"A Love Poem for My Son at Wilburn Ridge"
If you were a wild pony,
you would be wilder than I am by now—
out there on the other side of the mountain
looking for a greener pasture
and your own mare.
You might be drinking water from a creek
at this very moment.
I would no longer be following you,
nudging you away from humans
who stand with cameras and smiles,
nudging you with the weight of my belly
as I turn a corner where we will climb the ridge.
I would not be writing a poem about you,
although I think I would recognize you
if our paths crossed on the mountain.
But you are a grown man and not a wild pony,
and I am not the old gray mare.
Still, I remember your own lithesome legs
and how they galloped up this trail
even as I trudged, a little slow, behind you.
You always knew I would be there,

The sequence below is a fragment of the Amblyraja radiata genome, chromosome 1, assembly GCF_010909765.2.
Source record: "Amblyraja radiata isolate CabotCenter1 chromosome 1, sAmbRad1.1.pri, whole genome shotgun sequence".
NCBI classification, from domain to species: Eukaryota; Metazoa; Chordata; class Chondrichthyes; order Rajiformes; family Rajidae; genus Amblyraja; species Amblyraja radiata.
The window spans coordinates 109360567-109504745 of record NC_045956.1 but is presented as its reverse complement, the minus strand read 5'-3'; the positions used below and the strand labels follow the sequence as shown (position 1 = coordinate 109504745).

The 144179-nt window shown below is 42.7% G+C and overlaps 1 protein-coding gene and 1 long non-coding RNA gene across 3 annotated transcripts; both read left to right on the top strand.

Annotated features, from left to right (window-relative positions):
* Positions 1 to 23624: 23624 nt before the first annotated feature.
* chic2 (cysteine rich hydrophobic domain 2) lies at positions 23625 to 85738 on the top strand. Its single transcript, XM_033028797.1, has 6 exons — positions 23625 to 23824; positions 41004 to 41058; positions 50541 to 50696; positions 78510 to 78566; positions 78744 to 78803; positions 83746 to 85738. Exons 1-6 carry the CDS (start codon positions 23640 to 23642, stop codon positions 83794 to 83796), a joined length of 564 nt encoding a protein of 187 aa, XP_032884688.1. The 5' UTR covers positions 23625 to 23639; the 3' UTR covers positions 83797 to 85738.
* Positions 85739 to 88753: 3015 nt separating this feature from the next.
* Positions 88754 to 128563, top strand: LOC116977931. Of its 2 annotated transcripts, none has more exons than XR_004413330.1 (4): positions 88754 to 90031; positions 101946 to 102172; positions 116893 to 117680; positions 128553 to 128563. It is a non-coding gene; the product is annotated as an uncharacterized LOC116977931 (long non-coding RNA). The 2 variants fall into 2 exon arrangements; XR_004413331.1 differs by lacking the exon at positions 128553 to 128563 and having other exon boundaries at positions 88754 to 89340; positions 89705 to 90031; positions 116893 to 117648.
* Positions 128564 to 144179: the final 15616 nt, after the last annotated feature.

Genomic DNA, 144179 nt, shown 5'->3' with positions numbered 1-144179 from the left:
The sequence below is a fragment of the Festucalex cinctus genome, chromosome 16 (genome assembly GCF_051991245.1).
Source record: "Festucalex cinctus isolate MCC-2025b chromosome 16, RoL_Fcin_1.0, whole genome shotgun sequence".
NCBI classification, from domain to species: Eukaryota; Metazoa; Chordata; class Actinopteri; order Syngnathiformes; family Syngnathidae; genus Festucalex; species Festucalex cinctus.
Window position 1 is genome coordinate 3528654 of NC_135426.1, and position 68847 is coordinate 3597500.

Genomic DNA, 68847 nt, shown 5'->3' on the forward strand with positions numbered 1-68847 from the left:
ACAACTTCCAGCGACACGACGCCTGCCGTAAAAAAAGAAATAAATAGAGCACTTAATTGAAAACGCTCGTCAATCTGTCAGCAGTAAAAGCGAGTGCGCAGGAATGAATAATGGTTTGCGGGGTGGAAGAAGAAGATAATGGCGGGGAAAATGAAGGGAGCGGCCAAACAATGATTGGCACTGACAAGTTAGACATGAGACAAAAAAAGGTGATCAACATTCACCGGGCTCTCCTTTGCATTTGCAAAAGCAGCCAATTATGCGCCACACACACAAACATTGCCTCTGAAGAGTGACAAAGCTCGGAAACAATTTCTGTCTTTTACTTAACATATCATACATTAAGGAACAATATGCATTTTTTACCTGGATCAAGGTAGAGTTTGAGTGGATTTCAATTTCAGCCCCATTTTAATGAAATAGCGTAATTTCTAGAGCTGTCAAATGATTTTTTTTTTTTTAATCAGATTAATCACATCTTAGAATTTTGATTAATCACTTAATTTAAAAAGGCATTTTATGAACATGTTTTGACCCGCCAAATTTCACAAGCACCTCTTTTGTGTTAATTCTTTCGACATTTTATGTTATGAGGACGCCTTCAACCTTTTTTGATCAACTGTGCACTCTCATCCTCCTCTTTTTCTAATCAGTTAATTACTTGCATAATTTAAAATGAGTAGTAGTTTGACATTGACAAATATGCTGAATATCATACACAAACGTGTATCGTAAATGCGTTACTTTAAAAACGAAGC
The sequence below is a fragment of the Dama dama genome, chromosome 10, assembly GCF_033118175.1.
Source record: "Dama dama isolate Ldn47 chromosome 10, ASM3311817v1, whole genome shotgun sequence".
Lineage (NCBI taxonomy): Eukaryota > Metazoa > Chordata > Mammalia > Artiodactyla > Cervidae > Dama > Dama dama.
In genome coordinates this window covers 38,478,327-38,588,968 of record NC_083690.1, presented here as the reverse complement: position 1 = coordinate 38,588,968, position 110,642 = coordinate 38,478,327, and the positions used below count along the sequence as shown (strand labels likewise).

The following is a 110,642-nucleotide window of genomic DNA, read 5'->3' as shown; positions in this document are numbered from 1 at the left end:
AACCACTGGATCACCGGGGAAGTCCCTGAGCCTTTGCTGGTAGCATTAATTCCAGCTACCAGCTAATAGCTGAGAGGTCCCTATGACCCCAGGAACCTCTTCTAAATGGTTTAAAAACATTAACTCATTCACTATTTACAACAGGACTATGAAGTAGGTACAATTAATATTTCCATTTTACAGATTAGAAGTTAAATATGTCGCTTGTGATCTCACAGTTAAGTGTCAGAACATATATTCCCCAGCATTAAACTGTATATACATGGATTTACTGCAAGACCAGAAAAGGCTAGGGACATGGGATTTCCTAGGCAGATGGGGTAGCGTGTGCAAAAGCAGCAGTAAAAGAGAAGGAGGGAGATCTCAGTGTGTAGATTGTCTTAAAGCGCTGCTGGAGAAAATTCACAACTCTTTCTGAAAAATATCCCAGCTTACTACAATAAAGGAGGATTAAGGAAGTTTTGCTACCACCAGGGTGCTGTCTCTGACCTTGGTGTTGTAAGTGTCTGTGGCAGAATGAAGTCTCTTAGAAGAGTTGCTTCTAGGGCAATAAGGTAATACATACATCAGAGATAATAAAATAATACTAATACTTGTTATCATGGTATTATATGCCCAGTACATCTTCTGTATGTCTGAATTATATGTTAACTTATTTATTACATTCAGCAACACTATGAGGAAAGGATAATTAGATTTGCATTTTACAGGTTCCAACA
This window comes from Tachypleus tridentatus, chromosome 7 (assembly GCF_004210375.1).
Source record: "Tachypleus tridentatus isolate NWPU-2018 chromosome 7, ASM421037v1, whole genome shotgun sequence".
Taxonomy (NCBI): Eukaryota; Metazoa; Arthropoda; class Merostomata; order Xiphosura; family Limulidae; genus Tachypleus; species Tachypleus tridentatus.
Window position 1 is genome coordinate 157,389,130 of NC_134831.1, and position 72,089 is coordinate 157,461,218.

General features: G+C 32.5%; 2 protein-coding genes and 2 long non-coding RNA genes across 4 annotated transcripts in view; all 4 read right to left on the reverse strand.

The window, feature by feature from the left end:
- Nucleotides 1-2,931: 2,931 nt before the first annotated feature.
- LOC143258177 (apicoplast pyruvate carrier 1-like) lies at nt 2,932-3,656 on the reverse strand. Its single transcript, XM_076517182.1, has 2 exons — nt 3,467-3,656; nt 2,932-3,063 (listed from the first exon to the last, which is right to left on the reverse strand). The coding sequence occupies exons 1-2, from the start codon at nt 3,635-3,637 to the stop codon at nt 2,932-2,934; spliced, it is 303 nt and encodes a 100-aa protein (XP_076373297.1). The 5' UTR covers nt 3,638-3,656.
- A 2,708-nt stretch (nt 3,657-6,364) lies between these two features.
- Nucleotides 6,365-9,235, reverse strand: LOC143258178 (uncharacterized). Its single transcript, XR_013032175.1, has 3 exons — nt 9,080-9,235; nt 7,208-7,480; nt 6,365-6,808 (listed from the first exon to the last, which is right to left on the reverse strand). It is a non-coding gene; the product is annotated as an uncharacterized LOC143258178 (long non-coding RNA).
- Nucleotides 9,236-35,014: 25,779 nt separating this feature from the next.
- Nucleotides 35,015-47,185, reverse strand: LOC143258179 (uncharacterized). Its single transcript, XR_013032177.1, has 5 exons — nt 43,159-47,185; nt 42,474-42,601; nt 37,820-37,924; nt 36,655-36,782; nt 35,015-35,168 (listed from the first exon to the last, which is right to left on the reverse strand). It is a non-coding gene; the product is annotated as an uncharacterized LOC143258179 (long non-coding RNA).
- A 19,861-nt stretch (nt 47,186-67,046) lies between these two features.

not so far behind.
I always knew you would be up ahead,
not so far out of reach.
Years come and years go.
I am even slower now and alone,
a hiker who seeks the company of wild animals.
I return to this meadow once a year, son,
and watch the ponies with their foals.
I remember how it was.
Those were the days when I would follow you anywhere
even if the top of the mountain
was as high as Virginia gets.
You remember how it was
when there was nothing but blueberries
at the end of our hike
and dreams of even longer trails and taller mountains.
About the author
Felicia Mitchell makes her home in the mountains of southwest Virginia, where she teaches at Emory & Henry College. She writes about the natural world, family, myth, the medical world, and at times a combination of all of the above. Waltzing with Horses by Press 53 is her recent poetry collection. Learn more at feliciamitchell.net.